Testing has been carried out on a large scale from the beginning of the outbreak until now, community spread outside of dormitories has been very limited and government messaging to the public has been clear.

Each of these successes have been absent in the UK. The British government’s complacency and vague “Stay Alert” public instruction have been roundly condemned. The government initially expressed interest in allowing at least 60 per cent of the population to contract COVID-19 in a wrongheaded attempt to develop “herd immunity”. It implemented social distancing measures and its lockdown weeks too late and after many had taken matters into their own hands and started self-isolating.

The Horse Has Bolted

In the three months between the virus outbreak and the UK lockdown, 18 million people arrived in the UK from overseas. Only in a few weeks has testing been carried out at a significant level. The stable door is being closed after the horse has well and truly bolted.

The proportion of people recorded to have had COVID-19 in the densely populated island of Singapore is approximately 0.64%; in the UK, the equivalent figure stands at about 0.41%. However, in reality the infection rate in the UK is likely much larger than this.

This is due to the fact that people with mild COVID-19 symptoms have not generally been tested but rather were instructed simply to stay at home without seeking medical attention so as not to overwhelm the National Health Service (NHS), the UK’s public health system.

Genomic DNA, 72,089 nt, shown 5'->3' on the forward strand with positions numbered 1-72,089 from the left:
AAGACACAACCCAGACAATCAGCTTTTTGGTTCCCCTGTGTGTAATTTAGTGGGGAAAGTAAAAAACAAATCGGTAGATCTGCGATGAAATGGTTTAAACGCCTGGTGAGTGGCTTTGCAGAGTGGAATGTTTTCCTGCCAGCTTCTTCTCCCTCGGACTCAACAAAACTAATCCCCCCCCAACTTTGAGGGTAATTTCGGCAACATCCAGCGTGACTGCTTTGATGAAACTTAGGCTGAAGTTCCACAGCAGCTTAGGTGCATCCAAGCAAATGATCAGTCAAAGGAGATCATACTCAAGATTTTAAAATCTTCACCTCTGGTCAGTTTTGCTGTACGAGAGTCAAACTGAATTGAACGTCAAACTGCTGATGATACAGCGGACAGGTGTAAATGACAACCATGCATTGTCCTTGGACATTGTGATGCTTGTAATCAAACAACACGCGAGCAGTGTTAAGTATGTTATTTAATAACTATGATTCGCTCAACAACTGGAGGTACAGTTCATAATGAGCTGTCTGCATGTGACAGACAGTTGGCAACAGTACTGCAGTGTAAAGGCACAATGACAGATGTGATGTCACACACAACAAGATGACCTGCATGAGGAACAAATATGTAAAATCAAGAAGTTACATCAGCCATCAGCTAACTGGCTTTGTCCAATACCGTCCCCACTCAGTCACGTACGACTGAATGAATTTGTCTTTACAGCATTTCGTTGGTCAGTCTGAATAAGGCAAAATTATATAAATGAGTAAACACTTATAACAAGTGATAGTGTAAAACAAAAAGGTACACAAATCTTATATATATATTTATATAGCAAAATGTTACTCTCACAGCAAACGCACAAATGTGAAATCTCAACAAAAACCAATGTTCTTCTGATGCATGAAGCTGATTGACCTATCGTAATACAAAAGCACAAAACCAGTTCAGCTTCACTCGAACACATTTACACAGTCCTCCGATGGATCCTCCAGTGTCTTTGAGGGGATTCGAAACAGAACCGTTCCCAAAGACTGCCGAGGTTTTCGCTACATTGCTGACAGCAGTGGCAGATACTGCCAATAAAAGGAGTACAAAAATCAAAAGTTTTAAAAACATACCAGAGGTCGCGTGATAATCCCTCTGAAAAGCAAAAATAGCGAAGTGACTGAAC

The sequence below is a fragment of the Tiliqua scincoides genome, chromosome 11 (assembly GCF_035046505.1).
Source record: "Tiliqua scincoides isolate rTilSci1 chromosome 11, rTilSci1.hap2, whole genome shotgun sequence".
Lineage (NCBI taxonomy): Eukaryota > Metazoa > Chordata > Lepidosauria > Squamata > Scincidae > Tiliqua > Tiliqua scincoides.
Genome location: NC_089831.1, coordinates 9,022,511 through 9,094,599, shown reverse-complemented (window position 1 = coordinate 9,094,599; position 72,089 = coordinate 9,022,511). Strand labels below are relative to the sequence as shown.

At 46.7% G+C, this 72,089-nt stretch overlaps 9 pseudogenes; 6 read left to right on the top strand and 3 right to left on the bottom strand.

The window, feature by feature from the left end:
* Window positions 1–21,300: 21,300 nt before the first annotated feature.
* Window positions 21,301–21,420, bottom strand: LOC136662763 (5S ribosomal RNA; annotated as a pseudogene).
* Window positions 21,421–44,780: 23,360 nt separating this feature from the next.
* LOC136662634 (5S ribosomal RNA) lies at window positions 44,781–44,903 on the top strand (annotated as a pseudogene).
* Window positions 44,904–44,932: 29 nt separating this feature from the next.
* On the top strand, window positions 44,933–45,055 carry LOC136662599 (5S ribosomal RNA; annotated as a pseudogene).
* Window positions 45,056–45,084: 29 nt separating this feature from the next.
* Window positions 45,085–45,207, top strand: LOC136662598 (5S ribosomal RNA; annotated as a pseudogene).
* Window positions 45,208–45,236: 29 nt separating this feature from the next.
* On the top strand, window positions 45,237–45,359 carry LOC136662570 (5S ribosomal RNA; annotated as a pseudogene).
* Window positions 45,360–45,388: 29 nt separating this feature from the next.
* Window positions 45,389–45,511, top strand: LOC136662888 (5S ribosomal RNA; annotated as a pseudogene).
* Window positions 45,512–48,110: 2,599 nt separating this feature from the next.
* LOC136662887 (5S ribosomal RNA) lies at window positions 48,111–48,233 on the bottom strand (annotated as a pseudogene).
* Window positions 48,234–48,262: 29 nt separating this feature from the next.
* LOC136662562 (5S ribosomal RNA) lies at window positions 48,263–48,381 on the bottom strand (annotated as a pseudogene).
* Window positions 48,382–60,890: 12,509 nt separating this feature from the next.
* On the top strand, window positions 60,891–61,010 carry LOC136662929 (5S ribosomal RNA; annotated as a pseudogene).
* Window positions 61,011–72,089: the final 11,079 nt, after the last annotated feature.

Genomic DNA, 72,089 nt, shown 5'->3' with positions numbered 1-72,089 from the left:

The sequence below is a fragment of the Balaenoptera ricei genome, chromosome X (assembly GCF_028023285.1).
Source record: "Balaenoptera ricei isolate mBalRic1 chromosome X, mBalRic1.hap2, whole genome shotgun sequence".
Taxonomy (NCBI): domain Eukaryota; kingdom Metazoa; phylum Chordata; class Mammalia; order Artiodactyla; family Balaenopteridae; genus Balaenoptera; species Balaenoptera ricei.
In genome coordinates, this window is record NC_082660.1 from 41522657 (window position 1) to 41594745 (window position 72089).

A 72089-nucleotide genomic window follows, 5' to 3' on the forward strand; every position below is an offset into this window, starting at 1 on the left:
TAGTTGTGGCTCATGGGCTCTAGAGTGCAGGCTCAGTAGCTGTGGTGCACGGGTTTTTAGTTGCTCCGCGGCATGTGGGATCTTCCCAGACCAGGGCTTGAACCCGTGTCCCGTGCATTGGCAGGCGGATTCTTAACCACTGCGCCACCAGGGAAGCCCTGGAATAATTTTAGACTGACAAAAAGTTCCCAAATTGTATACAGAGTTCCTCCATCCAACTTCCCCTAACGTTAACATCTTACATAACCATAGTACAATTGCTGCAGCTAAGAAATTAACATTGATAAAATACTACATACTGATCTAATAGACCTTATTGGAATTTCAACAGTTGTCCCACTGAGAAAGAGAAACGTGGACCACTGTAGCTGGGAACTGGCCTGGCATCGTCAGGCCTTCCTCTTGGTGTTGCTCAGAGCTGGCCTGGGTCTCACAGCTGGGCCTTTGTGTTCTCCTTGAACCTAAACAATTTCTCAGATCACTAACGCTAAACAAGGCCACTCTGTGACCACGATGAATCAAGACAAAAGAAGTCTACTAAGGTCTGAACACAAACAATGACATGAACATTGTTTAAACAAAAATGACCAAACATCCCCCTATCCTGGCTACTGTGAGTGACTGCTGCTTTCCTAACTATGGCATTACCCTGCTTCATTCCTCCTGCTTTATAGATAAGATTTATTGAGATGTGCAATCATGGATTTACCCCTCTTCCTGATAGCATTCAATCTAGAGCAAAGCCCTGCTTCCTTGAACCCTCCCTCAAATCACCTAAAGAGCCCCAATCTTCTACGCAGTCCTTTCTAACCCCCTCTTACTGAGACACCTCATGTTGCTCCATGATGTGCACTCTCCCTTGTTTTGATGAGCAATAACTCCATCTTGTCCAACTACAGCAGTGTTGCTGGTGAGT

Comparing the COVID-19 fatality rate in the two countries is a better measure of how the two governments have managed the crisis. In Singapore the fatality rate (the proportion of those recorded to have had COVID-19 who have died from it) stands at approximately 0.07%, while in the UK it stands at 14.2%. At the time of writing 24 people have died of COVID-19 in Singapore. In the UK, 181 NHS workers alone had succumbed to COVID-19 by 20 May.

Prioritising Public Services

Some have argued that the stark difference in success in fighting COVID-19 can be accounted for by the fact that certain societies value collective responsibility while others have been “infected” with libertarian values, causing individuals to behave selfishly. While this seems overstated, and many individuals in Singapore as well as in the UK have failed to mask up and practise social distancing, there may be something to it.